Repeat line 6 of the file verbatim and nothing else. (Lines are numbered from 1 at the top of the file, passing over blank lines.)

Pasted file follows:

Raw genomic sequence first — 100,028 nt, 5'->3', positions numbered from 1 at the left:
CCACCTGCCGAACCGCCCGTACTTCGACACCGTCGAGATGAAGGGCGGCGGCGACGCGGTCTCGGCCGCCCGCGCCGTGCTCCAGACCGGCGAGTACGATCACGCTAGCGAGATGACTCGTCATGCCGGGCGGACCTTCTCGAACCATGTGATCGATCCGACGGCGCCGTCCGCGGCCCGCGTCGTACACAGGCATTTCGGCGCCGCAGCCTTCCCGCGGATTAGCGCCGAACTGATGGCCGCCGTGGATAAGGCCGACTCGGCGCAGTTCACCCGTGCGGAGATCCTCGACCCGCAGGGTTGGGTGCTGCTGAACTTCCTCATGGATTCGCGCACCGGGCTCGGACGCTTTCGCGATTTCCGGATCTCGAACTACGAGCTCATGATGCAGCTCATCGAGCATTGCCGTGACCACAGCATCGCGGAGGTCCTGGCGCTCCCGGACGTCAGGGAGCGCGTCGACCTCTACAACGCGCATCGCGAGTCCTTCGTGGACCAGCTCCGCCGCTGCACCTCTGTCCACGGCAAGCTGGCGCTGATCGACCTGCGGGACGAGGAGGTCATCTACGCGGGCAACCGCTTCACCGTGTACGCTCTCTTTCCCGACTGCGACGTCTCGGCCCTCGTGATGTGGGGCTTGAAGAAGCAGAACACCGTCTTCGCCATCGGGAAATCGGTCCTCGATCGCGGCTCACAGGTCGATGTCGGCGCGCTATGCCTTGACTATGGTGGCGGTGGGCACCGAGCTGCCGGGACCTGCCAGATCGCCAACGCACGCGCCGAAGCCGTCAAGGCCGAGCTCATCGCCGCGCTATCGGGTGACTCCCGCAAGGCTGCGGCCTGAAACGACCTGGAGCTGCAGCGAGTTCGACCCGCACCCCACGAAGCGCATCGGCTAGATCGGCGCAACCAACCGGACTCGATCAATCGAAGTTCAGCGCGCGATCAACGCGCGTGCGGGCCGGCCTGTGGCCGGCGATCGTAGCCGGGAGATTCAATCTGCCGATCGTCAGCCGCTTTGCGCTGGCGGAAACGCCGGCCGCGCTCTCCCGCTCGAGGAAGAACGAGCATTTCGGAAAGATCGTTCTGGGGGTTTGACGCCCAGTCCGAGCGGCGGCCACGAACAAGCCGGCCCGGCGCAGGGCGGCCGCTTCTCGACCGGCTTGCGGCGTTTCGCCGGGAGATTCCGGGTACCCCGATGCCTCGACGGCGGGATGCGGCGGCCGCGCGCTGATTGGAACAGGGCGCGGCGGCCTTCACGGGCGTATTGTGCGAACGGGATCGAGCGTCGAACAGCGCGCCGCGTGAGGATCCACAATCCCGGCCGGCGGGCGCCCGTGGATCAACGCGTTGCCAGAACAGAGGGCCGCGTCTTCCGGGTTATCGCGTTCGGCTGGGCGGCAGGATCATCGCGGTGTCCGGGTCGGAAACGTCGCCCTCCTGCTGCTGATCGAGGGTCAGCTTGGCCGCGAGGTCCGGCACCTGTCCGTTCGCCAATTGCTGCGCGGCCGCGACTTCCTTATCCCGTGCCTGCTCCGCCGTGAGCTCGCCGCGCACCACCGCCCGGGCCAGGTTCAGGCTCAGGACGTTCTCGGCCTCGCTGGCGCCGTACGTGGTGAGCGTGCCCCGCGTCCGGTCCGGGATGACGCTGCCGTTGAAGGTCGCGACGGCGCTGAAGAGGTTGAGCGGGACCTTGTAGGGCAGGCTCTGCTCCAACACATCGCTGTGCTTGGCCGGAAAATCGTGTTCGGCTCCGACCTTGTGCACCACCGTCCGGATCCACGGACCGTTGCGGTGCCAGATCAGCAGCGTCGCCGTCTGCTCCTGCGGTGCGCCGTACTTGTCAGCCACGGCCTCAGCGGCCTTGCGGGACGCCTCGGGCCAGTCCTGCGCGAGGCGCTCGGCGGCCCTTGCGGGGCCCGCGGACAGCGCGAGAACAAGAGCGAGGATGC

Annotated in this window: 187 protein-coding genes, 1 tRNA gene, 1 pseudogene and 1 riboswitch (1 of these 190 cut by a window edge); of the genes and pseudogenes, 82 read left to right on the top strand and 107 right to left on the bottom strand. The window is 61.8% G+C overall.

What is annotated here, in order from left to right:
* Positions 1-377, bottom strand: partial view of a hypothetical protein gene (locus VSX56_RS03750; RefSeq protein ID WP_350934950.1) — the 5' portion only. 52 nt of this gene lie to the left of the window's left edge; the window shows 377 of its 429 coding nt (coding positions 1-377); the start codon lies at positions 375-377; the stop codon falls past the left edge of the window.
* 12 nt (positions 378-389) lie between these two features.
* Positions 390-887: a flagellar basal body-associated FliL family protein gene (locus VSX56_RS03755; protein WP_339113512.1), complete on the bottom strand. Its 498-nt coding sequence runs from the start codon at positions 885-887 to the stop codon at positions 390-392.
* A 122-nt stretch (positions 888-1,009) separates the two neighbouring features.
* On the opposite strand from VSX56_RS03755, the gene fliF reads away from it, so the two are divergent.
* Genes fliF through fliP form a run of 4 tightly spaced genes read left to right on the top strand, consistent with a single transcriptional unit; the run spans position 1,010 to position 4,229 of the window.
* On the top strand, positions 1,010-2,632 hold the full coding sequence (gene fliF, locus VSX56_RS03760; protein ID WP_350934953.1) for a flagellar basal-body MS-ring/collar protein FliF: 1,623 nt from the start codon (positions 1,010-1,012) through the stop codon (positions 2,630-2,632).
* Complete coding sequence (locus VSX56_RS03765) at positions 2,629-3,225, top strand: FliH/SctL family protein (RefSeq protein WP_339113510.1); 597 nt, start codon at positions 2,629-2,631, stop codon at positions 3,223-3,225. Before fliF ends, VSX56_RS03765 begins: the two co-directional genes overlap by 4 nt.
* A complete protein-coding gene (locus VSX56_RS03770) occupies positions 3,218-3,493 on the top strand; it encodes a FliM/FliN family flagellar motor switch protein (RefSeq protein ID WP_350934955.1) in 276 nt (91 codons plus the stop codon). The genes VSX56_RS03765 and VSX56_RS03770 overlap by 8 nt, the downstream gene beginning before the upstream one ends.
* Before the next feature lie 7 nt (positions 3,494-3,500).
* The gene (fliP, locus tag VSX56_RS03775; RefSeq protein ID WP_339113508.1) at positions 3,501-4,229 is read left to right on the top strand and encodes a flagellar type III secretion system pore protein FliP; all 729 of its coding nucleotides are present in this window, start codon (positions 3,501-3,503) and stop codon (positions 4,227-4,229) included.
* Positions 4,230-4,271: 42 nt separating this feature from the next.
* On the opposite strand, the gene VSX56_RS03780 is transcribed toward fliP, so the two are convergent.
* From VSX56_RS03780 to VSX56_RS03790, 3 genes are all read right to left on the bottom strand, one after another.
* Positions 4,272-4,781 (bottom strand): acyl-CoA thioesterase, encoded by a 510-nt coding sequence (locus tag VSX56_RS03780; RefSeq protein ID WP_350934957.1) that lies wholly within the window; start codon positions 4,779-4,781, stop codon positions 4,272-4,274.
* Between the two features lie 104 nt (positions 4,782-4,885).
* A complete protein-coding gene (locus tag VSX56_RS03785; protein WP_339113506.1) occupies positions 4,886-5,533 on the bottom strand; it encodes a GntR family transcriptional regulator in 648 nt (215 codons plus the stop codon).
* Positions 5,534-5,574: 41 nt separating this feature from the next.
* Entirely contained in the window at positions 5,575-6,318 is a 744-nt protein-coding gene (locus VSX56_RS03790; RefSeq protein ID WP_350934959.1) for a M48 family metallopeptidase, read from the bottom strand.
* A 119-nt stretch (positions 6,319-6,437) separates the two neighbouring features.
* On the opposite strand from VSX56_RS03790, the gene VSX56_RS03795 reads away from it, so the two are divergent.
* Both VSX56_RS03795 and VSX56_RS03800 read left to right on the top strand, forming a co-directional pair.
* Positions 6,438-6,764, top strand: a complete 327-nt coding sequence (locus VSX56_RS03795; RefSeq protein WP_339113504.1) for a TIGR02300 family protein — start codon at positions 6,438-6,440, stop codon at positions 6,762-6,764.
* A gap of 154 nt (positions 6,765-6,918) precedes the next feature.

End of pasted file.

* 12 nt (positions 378-389) lie between these two features.